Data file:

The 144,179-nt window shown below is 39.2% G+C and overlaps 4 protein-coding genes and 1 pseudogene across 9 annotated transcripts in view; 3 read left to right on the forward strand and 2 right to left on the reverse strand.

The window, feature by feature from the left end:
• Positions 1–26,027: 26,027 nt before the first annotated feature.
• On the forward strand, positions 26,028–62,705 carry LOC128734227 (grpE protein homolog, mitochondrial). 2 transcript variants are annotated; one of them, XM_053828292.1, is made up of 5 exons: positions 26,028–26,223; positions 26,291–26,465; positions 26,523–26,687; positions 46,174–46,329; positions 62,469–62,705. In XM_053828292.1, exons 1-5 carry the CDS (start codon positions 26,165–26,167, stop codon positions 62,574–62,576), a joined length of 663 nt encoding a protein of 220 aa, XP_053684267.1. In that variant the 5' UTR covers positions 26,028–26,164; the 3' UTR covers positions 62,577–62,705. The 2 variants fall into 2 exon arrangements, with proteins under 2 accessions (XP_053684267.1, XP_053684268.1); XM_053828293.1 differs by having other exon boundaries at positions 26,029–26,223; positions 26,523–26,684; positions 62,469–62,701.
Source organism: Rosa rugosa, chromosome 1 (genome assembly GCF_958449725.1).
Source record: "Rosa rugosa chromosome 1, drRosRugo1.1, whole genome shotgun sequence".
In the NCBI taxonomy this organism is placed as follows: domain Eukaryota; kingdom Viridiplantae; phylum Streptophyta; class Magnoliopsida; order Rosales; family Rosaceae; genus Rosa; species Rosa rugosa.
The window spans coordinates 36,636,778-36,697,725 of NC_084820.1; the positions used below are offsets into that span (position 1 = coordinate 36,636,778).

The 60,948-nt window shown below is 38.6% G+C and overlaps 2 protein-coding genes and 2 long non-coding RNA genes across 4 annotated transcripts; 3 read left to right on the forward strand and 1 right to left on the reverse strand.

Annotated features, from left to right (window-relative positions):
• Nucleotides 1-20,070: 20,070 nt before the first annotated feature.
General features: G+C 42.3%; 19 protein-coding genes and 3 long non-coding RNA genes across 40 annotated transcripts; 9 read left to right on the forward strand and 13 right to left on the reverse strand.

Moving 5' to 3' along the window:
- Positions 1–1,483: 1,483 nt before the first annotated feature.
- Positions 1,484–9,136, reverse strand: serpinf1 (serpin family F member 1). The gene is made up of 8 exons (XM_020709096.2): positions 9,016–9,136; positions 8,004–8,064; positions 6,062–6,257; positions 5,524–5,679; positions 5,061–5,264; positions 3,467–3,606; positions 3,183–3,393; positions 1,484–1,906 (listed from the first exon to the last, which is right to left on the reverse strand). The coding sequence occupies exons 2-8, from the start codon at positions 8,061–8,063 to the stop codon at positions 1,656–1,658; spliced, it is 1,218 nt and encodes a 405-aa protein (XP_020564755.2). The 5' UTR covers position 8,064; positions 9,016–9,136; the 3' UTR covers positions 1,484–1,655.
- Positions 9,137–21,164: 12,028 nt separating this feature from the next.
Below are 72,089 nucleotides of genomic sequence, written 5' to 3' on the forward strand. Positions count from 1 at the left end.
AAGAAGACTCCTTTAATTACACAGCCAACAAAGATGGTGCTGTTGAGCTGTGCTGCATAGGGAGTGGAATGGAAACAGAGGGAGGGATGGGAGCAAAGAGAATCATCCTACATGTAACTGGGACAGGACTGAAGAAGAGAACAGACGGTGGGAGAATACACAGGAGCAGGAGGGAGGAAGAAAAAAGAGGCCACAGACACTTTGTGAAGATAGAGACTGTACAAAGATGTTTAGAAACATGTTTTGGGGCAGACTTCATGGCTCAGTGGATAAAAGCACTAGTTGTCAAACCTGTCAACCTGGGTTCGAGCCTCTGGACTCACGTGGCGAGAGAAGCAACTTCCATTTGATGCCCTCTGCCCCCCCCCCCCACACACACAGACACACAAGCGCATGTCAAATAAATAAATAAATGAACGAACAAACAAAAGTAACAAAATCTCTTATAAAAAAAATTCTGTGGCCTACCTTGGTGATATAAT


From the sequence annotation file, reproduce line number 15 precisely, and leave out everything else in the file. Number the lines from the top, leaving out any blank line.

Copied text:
- Positions 1,484–9,136, reverse strand: serpinf1 (serpin family F member 1). The gene is made up of 8 exons (XM_020709096.2): positions 9,016–9,136; positions 8,004–8,064; positions 6,062–6,257; positions 5,524–5,679; positions 5,061–5,264; positions 3,467–3,606; positions 3,183–3,393; positions 1,484–1,906 (listed from the first exon to the last, which is right to left on the reverse strand). The coding sequence occupies exons 2-8, from the start codon at positions 8,061–8,063 to the stop codon at positions 1,656–1,658; spliced, it is 1,218 nt and encodes a 405-aa protein (XP_020564755.2). The 5' UTR covers position 8,064; positions 9,016–9,136; the 3' UTR covers positions 1,484–1,655.